BCG vaccination for babies
The Bacillus Calmette-Guérin (BCG) vaccination is given to new born babies at risk of getting tuberculosis (TB). TB is a very serious infectious disease that can cause TB meningitis in babies.
How the BCG vaccine works
BCG vaccine has a weakened form of the bacteria that cause tuberculosis (TB).
The vaccine doesn't cause TB, but helps your baby develop protection (immunity) against the disease.
The BCG vaccination is particularly effective in protecting babies and young children against the more rare severe forms of TB such as TB meningitis (swelling of the lining of the brain).
TB is a serious, but curable, infectious disease that can lead to TB meningitis in babies.
Most people in Northern Ireland recover fully after treatment, however, TB meningitis can be fatal or cause severe disability.
How TB is spread
You can only catch TB from someone coughing whose lungs or throat are already infected with TB.
When they cough, tiny droplets are produced that contain the bacteria. If you breathe in the droplets you too can catch the infection.
You usually need to spend a long time in close contact with an infected person (with TB in their lungs or throat) before you catch TB.
Symptoms of TB
TB can affect any part of the body. You should contact the doctor if you or your baby:
- have a cough that lasts longer than three weeks
- have a fever
- sweat especially at night
- unexplained weight loss
- a general and unusual sense of tiredness and being unwell
- cough up blood
When the BCG vaccine is given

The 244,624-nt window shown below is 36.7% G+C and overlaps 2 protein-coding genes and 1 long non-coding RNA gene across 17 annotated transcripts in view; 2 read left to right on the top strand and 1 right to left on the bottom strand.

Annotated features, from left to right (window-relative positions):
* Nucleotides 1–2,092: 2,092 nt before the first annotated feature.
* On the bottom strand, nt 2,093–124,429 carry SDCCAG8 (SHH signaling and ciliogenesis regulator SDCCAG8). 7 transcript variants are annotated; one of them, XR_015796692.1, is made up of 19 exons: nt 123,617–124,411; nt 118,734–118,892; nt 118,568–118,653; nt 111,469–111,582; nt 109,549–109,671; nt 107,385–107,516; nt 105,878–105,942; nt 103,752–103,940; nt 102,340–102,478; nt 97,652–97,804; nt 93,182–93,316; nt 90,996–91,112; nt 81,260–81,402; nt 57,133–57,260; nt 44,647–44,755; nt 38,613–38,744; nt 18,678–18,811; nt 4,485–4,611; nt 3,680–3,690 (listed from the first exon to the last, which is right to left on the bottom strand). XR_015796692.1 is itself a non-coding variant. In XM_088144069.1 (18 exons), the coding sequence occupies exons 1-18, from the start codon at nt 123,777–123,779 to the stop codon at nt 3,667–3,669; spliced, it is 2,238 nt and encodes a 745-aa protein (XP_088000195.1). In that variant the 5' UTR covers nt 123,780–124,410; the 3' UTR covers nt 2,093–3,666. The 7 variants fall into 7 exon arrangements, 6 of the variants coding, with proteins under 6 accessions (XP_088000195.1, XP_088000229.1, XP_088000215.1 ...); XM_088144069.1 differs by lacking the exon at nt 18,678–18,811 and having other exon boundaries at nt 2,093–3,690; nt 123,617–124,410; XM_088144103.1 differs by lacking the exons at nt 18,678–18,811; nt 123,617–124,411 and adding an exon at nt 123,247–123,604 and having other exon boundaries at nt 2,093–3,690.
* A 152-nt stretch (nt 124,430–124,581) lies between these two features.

The vaccine is given to a baby if they are likely to come into contact with someone who has TB.
This includes babies who:
- live in an area with high rates of TB
- have parents or grandparents that are from a country with high rates of TB
The vaccine is offered when your baby is newborn in hospital or after you bring your baby home.
How the vaccine is given
Your baby will get the BCG vaccination in the upper part of the left arm.
Possible side effects
Immediately after the injection, a raised blister will appear. This shows that the injection has been given properly.
Within two to six weeks of the injection a small spot will appear. This may be quite sore for a few days, but it should gradually heal if you don’t cover it. It may leave a small scar.
Occasionally, your baby may develop a shallow sore where they had the injection. If this is oozing fluid and needs to be covered, use a dry dressing – never a plaster – until a scab forms. This sore may take as long as several months to heal.
If you are worried or you think the sore has become infected, see your doctor.
Asking for BCG vaccination
The vaccine is only offered to people at increased risk of tuberculosis infection. You or your child will be assessed to check you're eligible for vaccination.
For more information about the vaccine and tuberculosis, go to the PHA website:
- BCG and your baby: protecting your baby against TB
- TB (Tuberculosis): the disease, its treatment and prevention